Miscellany: Liner Notes
The Fossil Record
circa 1980-1987 • liner notes • by Michael Bloom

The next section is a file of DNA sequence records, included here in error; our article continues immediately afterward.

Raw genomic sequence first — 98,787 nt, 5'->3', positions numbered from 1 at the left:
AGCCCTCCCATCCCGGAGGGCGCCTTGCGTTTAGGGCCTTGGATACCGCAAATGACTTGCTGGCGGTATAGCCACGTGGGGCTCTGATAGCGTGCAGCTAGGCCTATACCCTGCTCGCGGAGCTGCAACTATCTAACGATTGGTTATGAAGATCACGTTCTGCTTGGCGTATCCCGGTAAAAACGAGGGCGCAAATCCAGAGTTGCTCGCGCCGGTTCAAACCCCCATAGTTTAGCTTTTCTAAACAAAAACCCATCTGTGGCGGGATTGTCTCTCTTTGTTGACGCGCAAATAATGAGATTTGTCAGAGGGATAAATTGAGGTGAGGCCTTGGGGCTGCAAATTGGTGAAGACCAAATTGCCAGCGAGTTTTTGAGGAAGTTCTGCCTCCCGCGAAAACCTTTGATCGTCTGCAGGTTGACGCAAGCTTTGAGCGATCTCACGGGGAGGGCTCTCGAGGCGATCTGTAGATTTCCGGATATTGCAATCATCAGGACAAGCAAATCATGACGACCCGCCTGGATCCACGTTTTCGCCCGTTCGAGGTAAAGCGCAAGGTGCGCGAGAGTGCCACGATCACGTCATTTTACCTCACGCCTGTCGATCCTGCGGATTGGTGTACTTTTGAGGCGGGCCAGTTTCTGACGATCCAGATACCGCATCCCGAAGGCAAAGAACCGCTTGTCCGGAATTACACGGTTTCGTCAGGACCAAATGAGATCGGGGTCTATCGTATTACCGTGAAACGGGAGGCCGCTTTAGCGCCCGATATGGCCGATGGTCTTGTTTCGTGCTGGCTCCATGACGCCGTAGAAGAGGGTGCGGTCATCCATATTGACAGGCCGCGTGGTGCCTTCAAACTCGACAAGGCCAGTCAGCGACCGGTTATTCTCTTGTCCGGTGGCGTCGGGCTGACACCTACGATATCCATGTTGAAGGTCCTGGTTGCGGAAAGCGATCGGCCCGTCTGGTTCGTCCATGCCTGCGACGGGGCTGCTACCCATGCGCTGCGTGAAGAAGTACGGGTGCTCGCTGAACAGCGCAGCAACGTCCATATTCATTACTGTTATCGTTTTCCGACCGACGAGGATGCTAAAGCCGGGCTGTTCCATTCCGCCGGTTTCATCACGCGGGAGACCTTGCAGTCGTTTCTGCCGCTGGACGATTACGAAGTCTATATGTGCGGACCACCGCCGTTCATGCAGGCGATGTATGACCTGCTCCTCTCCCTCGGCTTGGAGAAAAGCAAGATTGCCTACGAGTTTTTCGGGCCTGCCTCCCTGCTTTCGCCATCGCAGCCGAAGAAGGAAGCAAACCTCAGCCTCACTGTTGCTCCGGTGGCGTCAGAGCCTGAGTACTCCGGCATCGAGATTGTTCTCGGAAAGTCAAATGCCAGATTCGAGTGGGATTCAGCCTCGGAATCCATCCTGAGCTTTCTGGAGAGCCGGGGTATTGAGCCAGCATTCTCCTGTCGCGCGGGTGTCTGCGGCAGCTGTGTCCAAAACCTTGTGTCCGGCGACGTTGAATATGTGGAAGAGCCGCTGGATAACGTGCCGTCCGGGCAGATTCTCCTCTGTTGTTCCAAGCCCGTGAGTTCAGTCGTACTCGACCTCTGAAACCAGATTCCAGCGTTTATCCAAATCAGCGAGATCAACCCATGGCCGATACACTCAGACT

Roger Miller used to tune pianos for a living. Sue Safton, erstwhile record librarian for WMBR, says he used to tune the piano at her house. She’d catch him working on it, and suddenly launch out on some thundering chord sequence or craggy arpeggio. And she’d ask him if it was new Mission of Burma material, and he’d look a bit sheepish and answer, “Nah, something I’m working on for Birdsongs.” Now I’ll tell you a little secret: I didn’t think Mission of Burma was all that interesting. When I thought about them at all, which wasn’t too often, I basically tagged them a decent Pere Ubu tribute band. I saw them a few times, and I liked the song about the revolver, but I thought their repertoire all started to sound the same well before the set was over – and besides, they were too damn loud. Oh, I knew about this punk stuff, and I approved of it in theory. But I also know that in practice, it was slowly abandoning its original individualistic DIY impulses, to evolve a whole new orthodoxy – one even stoopider than the old hidebound orthodoxy it was trying to plow under. Mission of Burma was about as weird a band as the punk canon would allow – and the rules were getting more restrictive. Even Burma’s critics agree that, to their credit, they broke up before having to compromise. What I was beginning to realize was that an equivalent philosophical decline was afflicting the so-called progressive rock I championed. While we fans were busily convincing ourselves that human evolution would be markedly advanced if we could just get more Mellotrons and odd time signatures on the radio, the artistes who propagated this stuff were clearly running out of ideas, papering over the cracks with dazzling displays of technique and synthesized flash. And what made it truly embarrassing was that this was exactly what its detractors had always accused it of. Surprise! When Birdsongs of the Mesozoic emerged, even in their original role as Roger’s studio project, they had the germ of an answer to the progressive dilemma. Where the virtuoso orientation was really beginning to cloy, here was a music organized as much around texture and balance as motifs and harmonies. Where the 19th century romantic ideal was increasingly exhausted as a source of ideas, here were concepts gleaned from the 20th century, or the 16th. If drum solos were a nuisance, here was an ensemble without a regular drummer! You could glean a pretty good handle on Birdsongs just from their choice of cover versions. Brian Eno, the self-proclaimed “non-musician”, prototyped the kind of sound sculpture Birdsongs were getting into. In their rendition of his “Sombre Reptiles,” Birdsongs take Eno’s concept of swapping foreground and background to its logical conclusion, metamorphosing into a rhythm band after Martin Swope’s languorous theme statement. The odd man out, playing guitar alongside three keyboardists, Martin used his instrument more like a bassoon, as an alternate orchestral color. In his impeccable taste as well as his ragged, self-taught technique, he was about as far as possible from the convention of the guitar hero. Which is not to say they had no use for virtuosity, and Stravinsky’s “Rite of Spring” showed how remarkably adept Birdsongs’ keyboardists were. This was Roger’s showcase to wrestle with the piano, which was pretty much how he played anyway – contorting around his instrument like a python with fingers, or Mummenschanz crossed with Jerry Lee Lewis. Just watching him play was a palpably physical experience, and seeing him come to grips with some of the most potent chords in anybody’s repertoire, well, you felt it in your very bones. Who needs a drummer anyway? The Stravinsky doesn’t appear on this disc, but you can hear the same level of aggression and sweat in tunes like “Chen/The Arousing” and “The Transformation of Oz“, two of Roger’s compositions that got left off of Sonic Geology. On these demo versions, Roger played a Wurlitzer electric piano, which had its own distinctive bray, especially the way Roger bore down on it. Before too long, he acquired his Yamaha Electric Grand Piano, which responded even better to his pummelling – the thwack of the hammers on real strings, overdriven just like his Burmese guitar. Birdsongs never copped an academically stuffy or elitist stance, either; they were prepared to embrace popular culture, and even indulged a certain fondness for the trashy – up to a point. The theme from “Out of Limits” reveals them in an uncharacteristically maudlin mood, and it appeared on an Erik Lindgren solo album instead of as an official Birdsongs opus. (Erik also tried for years to entice the band to do “In-A-Gadda-Da-Vida.”) But I think that the effort of prying the musical virtue out of that tune lent conviction to their performances of riffy originals like “Lost in the B-Zone” and “Faultline“. And it relates to the playful aesthetic that made Roger wear his pterodactyl mask. They also used to do the theme from the “Rocky and Bullwinkle” show, and if that’s not an ideal tribute to childhood, I don’t know what is. Nowadays they play “The Simpsons.” Of course it was their own music that was their reason for being, and the reason for us to pay attention. Their originals were quite profoundly original. One could certainly hear “Pulse Piece” as Roger’s answer to Soho minimalism. Despite a similar repetitious austerity, Roger doesn’t develop his theme in the prescribed subtle minimalist transformations; he just fractures it, to piece it back together later. He also emphasizes his downbeats, which proves it’s rock’n’roll. (Oedipus reputedly used it as his answering machine message.) Roger’s compositions grew more lavish as the band flexed its performance muscles, but he maintained an identifiable intellectual rigor. I remember thinking, the first time I heard “Carbon 14″ (a gig at the Rat, I think), that maybe they were in a rut. And in a sense, there is something of a formula to this later repertoire: the central rhythmic scheme, the layers of motivic material, and the middle section where everything gets intuitively deconstructed. In “Carbon 14,” single notes are so crucial to the melody that the only way to break them down further was to give up melody entirely – the break consists of clusters and glissandi. The potpourri piece “Laramide Revolution” bounces back and forth between the main rhythm, a feverish quasi-rockabilly, and a formal arpeggiated change in jig time. Erik’s scores were even more formal, which is not to say they weren’t fun: the circus theme to “Biff the Brontosaurus,” dissolving in wide portamentos, gives ample testimony to his sense of humor. As his role evolved from engineer and sound effects man to second composer, his trusty old Mini-Moog gave way to a polyphonic keyboard. Similarly, Rick Scott reluctantly abandoned his Farfisa for a DX7. If I haven’t mentioned Rick yet, it’s not because he’s unimportant; Rick Harte, their old producer, thinks he’s the real genius of the group. He plays so airily that it sounds like gravity is optional for him. He’s written a mere handful of pieces for Birdsongs, each one brilliant; one of the nicest things about this record is the discovery of “March,” a charming miniature worthy of Satie. Birdsongs of the Mesozoic is no longer what you hear here. Roger and Martin are gone, and Erik’s on the other side of the stage at the piano (a sampler, which doesn’t overload like Roger’s). The new guys are shaping up to be fine composers too, and I’m still real fond of the band. But this record documents a band that was, by turns, sloppy yet rigorous, childlike but serious, scary and glorious. Hope you like it.